I believe ;-)

Best,
Vicente

*Documentation:*

In general:

     * Navigation only from the top of the page

     * Hyper links missing.

     * There is no link to real code from the examples.


In particular:

*http://pfultz2.github.io/Fit/doc/html/doc/src/gettingstarted.html*

An explanation of the BOOST_FIT_LIFT limitations would be more than welcome.

Typo: last right parenthesis in

// Pipable sum
BOOST_FIT_STATIC_LAMBDA_FUNCTION(sum)  =  pipable([](auto  x,  auto  y)
{
     return  x  +  y;
});

It is not clear if the following is correct in the body of a function

autosum  =  pipable([](auto  x,  auto  y)
{
     return  x  +  y;
};

*http://pfultz2.github.io/Fit/doc/html/doc/src/example_print.html*

I would suggest to use an heterogeneous tuple in the for_each_tupleexample.

In addition use some kind of brackets to print the sequences and the
tuples would help to identify what is been printed.


*http://pfultz2.github.io/Fit/doc/html/doc/src/example_overloading.html*

Typo:

Before
// Check that T has member function for operator* and ope After // Check
that T has member function for operator* and opeerator->

I'm not sure the example is_derreferenceable is fair.


*http://pfultz2.github.io/Fit/doc/html/doc/src/example_polymorphic_constructors.html*

Maybe it is worth adding references to the proposals (P0318R0 and P0338R2)


*http://pfultz2.github.io/Fit/doc/html/doc/src/more_examples.html*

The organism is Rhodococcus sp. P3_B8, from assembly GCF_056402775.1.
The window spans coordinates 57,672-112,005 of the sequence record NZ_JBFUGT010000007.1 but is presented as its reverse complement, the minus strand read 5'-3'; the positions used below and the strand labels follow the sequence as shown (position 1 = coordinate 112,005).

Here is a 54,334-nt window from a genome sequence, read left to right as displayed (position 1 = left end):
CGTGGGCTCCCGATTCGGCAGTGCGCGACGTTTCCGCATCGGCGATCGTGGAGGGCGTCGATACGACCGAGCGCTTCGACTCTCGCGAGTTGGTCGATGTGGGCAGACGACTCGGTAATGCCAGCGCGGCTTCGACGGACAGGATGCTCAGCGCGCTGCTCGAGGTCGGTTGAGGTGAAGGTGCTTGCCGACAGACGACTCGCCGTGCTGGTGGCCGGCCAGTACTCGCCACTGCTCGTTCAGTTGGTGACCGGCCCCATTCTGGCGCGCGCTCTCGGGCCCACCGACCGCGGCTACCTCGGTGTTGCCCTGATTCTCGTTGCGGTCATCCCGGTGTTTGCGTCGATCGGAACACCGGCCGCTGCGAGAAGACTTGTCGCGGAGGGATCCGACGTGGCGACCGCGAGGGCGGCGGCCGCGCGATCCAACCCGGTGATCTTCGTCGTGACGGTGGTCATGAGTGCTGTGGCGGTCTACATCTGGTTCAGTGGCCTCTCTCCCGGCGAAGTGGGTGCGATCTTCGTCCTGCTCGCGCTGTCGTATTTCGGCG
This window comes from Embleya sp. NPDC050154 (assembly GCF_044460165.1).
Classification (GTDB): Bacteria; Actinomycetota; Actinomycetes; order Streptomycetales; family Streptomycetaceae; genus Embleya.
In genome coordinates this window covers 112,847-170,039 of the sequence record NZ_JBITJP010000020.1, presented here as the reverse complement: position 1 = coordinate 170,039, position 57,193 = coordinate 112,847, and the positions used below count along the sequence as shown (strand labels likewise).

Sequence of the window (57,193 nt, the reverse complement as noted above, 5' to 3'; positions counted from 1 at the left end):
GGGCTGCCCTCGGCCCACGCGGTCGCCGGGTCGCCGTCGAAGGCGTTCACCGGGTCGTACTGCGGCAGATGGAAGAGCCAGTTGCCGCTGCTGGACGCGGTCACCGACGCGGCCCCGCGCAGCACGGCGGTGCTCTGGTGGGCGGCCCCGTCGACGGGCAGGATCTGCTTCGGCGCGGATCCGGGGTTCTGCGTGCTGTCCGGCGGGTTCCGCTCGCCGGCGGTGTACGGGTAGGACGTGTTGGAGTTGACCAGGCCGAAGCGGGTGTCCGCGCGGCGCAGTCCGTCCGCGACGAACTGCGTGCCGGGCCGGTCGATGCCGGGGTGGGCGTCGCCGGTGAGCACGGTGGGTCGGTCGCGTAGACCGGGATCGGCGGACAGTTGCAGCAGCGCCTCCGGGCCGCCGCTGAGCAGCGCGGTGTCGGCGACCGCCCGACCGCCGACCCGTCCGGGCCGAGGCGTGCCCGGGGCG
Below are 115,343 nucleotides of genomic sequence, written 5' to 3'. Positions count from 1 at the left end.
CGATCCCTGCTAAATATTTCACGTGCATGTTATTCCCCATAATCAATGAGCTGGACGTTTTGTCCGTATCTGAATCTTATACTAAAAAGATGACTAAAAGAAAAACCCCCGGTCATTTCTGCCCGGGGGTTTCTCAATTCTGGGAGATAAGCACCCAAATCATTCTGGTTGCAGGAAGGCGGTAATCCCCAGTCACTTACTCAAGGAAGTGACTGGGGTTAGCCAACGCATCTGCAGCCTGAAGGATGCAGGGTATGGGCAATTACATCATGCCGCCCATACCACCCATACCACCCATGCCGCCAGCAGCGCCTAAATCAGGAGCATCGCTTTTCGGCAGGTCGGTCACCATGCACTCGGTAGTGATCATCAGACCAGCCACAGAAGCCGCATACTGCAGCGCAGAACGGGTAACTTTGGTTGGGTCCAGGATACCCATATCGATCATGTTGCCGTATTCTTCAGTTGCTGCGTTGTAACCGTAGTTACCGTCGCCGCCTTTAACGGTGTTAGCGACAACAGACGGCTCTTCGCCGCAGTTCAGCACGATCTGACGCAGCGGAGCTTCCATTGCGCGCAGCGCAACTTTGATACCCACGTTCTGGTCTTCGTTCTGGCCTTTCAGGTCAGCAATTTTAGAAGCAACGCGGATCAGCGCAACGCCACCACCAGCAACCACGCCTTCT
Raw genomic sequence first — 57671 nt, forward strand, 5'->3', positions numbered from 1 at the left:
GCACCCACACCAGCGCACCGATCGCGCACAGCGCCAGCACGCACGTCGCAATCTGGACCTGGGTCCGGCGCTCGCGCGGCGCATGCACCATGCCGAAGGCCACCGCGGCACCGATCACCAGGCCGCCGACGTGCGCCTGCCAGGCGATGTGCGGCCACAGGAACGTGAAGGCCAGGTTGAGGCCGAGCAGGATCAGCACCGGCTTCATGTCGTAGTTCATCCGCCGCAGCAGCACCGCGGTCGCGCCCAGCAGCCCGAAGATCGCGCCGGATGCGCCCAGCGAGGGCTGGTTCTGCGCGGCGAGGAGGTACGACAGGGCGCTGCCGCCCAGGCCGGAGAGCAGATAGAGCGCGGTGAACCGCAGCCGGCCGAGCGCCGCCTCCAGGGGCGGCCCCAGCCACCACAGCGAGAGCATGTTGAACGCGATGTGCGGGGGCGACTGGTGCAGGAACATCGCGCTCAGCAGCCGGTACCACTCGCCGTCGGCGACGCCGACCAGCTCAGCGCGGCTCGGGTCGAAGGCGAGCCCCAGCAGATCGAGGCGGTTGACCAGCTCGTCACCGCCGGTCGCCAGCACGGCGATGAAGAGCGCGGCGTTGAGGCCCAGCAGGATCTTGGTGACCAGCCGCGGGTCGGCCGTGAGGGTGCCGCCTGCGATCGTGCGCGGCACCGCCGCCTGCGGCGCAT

Extension Methods

It is not clear what numbers, filter and transform are in the example.

I believe that the range proposal woul include the pipe operator.

My question is how both pipe operator overloads interact.

http://pfultz2.github.io/Fit/doc/html/doc/src/point_free.html

typo

Before

|b(f)(x, y)|

|after|


||by(f)(x, y)||


*http://pfultz2.github.io/Fit/doc/html/doc/src/definitions.html*

It woul dbe great to have an example associated to each definition

Static Function Adaptor

I would say "It has an additional requirement that the
*class****function* is |DefaultConstructible|:"

Decorator
I would say "The *resulting* Function Adaptor
<http://pfultz2.github.io/Fit/doc/html/doc/src/definitions.html#function-adaptor>
may be an unspecified or private type."

Typo?
Some parts of the documentation provides



*http://pfultz2.github.io/Fit/doc/html/doc/src/concepts.html*
ConstFunctionObject

I would like to note that this concept is not representable using the
Concept TS as it is quantifying universally on the Ts (args) parameters.

The same applies to UnaryFunctionObject, BinaryFunctionObject

Wondering if the documentation should use the term Concepts then.


The use of expresion "Is an object with ..." is confusing. What are we
qualifying the type or the instance?

Maybe it is worth defining FunctionObject.

EvaluatableFunctionObject

It is not clear why this kind of FunctionObjects is useful


Callable

I believe we have moved to call this Invocable in the standard. But
again, I believe that you want to quantify universally the arguments,
isn't it?

Does your definition of INVOKE differs from the one on the standard? If
yes, the differences should be mentioned. If not, the definition on the
standard should be referenced.

You use type T twice with different meaning

"The type |T| satisfies |Callable| if"

"if |f| is a pointer to member function of class |T|:"

I believe that here the T are not the same.

Are final function objects Callable, ConstCallable?


ConstCallable
The brief description is the same as the one for Callable
Is the definition of the second INVOKE different from the first one?

UnaryCallable
The name doesn't convey that it is *Const*Callable

Metafunction and MetafunctionClass